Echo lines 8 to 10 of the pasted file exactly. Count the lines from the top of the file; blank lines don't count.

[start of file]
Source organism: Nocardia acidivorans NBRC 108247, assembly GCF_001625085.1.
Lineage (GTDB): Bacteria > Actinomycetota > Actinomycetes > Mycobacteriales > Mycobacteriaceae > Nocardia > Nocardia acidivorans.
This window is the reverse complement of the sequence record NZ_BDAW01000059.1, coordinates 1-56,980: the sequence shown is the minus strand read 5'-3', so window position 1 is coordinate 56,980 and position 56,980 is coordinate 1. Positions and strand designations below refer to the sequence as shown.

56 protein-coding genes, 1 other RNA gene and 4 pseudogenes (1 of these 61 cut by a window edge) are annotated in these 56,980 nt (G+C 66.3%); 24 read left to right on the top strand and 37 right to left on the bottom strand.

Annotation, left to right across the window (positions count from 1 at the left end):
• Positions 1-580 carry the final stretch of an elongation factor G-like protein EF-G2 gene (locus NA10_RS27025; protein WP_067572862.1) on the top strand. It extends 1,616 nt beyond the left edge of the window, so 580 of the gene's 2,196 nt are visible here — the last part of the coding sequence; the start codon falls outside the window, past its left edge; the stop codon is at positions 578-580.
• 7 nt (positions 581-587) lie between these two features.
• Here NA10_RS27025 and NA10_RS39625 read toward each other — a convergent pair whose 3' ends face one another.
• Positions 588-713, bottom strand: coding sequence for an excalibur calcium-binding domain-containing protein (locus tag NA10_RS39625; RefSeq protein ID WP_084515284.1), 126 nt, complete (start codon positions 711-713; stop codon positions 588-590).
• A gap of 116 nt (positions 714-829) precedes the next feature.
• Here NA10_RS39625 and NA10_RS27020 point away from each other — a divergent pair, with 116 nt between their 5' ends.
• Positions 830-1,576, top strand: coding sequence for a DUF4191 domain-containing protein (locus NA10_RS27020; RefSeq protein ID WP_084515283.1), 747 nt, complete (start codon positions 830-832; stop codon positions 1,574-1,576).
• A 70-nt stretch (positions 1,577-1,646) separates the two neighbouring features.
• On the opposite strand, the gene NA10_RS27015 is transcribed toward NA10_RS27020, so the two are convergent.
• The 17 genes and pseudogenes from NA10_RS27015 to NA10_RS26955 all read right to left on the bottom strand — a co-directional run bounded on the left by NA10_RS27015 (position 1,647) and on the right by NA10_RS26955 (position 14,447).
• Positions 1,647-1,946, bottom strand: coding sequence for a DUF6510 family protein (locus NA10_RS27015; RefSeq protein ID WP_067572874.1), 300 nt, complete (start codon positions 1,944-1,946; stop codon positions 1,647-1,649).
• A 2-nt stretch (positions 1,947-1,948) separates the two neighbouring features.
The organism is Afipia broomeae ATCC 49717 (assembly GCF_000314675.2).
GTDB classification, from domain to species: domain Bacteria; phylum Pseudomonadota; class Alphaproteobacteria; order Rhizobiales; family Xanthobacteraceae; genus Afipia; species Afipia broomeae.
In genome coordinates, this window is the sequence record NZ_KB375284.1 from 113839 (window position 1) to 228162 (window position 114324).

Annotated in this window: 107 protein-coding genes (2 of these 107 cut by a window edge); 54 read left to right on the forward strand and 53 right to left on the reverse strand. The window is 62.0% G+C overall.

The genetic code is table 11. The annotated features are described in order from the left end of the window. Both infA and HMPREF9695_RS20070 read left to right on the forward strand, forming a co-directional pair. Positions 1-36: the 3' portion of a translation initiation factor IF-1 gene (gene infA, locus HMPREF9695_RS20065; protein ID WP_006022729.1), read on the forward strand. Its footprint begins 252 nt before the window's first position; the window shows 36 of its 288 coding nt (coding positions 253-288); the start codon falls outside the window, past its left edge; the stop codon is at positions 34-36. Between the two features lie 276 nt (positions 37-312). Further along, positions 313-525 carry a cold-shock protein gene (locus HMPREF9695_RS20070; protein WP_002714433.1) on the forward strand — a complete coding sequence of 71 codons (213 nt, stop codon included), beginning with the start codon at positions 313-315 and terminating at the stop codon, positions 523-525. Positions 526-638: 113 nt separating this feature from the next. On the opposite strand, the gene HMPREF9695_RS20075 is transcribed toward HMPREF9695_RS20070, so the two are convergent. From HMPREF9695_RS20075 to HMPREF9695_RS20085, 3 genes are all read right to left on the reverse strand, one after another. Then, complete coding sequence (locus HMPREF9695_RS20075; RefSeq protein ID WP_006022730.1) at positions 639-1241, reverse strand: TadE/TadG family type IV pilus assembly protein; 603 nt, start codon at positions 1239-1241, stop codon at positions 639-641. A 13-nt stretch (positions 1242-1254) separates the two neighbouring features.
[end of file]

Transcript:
• Here NA10_RS27025 and NA10_RS39625 read toward each other — a convergent pair whose 3' ends face one another.
• Positions 588-713, bottom strand: coding sequence for an excalibur calcium-binding domain-containing protein (locus tag NA10_RS39625; RefSeq protein ID WP_084515284.1), 126 nt, complete (start codon positions 711-713; stop codon positions 588-590).
• A gap of 116 nt (positions 714-829) precedes the next feature.